How do I Remove a 30 Days Late Mark on a Credit Report?

How do I Remove a 30 Days Late Mark on a Credit Report?
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If you miss a payment on a loan or credit card and don’t bring your account current within a month, your creditor could report your account to credit reporting agencies as 30 days late. This shows up as a negative mark on your credit report and can make future creditors wary of lending to you because you have a track record for late payment.

Call the customer service division of your credit card company or loan serving company responsible for reporting you as 30 days late. If the late payment was inaccurately reported, explain that you have proof of payment in the form of an electronic transfer statement or cancelled check and ask that the negative mark be retracted.

Ask for reconsideration of the late report if it was accurate, but you had a legitimate reason for not making your payment on schedule. For example, if you knew your payment was going to be late, but you kept in touch with the credit-issuing company and made alternate payment arrangements after being assured they wouldn’t report you as late, get in touch with the individual or department you previously spoke with. Remind them of your agreement, provide proof of correspondence and ask for the negative mark to be removed.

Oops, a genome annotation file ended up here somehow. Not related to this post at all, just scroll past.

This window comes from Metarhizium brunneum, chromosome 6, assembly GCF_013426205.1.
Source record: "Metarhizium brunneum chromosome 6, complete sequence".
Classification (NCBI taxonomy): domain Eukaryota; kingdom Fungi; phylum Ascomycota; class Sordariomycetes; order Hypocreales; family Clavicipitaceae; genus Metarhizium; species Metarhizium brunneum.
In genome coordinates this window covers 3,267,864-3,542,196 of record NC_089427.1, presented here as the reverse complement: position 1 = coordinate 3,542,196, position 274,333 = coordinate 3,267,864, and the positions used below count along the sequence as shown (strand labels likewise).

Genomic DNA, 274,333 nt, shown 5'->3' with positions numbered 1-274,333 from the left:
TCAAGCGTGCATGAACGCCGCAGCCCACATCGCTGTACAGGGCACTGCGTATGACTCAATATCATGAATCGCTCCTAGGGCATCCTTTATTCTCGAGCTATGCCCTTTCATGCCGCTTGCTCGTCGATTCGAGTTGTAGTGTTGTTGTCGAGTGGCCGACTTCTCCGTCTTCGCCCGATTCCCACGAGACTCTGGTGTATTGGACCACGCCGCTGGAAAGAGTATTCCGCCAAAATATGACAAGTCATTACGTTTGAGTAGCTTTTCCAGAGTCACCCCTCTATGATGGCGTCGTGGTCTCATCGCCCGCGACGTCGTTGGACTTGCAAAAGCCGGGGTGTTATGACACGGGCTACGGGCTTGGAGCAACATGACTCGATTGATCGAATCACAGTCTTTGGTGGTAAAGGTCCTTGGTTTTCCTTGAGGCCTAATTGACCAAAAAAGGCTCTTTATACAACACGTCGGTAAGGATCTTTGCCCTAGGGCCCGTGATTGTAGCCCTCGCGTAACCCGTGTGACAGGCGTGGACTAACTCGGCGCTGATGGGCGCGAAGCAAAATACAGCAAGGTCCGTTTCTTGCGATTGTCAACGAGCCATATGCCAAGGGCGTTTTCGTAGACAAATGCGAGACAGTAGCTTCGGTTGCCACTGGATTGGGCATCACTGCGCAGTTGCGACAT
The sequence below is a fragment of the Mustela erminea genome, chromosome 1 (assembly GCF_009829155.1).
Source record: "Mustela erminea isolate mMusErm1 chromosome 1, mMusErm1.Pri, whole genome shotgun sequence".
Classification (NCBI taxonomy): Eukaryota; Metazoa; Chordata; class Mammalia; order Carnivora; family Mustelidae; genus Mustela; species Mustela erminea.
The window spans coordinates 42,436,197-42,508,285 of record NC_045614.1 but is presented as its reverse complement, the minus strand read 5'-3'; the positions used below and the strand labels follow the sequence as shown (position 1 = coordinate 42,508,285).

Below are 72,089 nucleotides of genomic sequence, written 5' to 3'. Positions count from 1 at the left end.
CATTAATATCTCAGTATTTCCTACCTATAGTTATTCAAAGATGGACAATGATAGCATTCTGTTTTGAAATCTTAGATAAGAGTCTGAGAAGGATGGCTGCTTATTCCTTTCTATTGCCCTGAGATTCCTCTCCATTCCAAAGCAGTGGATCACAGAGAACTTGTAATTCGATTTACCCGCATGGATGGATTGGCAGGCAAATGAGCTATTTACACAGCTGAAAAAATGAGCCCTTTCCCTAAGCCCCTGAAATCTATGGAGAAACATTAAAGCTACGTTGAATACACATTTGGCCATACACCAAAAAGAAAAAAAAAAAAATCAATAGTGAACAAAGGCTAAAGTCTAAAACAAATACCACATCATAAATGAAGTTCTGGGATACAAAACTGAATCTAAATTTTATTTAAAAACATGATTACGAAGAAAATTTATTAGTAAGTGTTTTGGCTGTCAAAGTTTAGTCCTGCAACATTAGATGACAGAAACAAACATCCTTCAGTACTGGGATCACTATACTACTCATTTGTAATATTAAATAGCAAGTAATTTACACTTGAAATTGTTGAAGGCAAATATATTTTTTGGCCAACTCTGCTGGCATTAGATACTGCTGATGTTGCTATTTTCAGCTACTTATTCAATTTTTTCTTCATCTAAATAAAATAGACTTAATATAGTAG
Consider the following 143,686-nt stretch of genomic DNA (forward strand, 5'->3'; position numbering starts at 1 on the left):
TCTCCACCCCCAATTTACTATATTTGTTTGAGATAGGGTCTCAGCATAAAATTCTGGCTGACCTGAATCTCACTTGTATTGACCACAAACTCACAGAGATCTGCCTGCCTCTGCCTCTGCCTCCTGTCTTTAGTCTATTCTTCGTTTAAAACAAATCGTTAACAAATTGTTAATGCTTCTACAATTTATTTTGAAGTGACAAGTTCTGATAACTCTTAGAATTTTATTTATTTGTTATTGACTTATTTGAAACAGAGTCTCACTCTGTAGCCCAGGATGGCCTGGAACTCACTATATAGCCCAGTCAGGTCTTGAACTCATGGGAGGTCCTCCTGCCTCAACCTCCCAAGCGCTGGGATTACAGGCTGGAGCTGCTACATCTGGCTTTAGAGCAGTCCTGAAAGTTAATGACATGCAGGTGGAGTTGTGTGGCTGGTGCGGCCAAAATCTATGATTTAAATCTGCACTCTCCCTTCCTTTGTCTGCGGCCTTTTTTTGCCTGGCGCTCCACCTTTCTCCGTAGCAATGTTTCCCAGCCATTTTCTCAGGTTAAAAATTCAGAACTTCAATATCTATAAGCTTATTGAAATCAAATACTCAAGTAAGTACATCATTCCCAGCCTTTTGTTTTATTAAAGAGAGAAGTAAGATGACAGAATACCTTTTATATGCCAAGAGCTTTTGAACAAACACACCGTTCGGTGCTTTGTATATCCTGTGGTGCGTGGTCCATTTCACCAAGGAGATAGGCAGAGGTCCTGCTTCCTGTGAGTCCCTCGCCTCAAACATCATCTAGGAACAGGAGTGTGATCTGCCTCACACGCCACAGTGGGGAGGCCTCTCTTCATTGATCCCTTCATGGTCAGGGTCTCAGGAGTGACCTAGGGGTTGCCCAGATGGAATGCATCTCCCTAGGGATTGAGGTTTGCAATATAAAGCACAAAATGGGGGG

Contact the credit reporting agencies if the negative mark is inaccurate, or attached to an account that doesn’t belong to you. You will probably be asked to provide proof of payment or to submit a form that disputes the accuracy of the information found on your report.

Stay on top of the issue until you achieve resolution. If you were accurately reported as being late and the debt is yours, however, you may not be able to get the mark removed. You can diminish the impact the negative report has on your credit by paying future bills on time to improve your overall credit rating.


  • If you’re applying for a loan and the 30-day late mark on your credit is hampering your ability to qualify, explain to your potential lender why that payment was late. For example, if you experienced sudden job loss or illness and fell behind on your bills, but quickly rebounded, a single 30-day late report isn’t likely to seriously hamper your ability to secure credit and a good interest rate.


  • Regularly monitor your credit report. This can help you prevent identity theft and allows you to address and resolve inaccuracies as soon as they arise.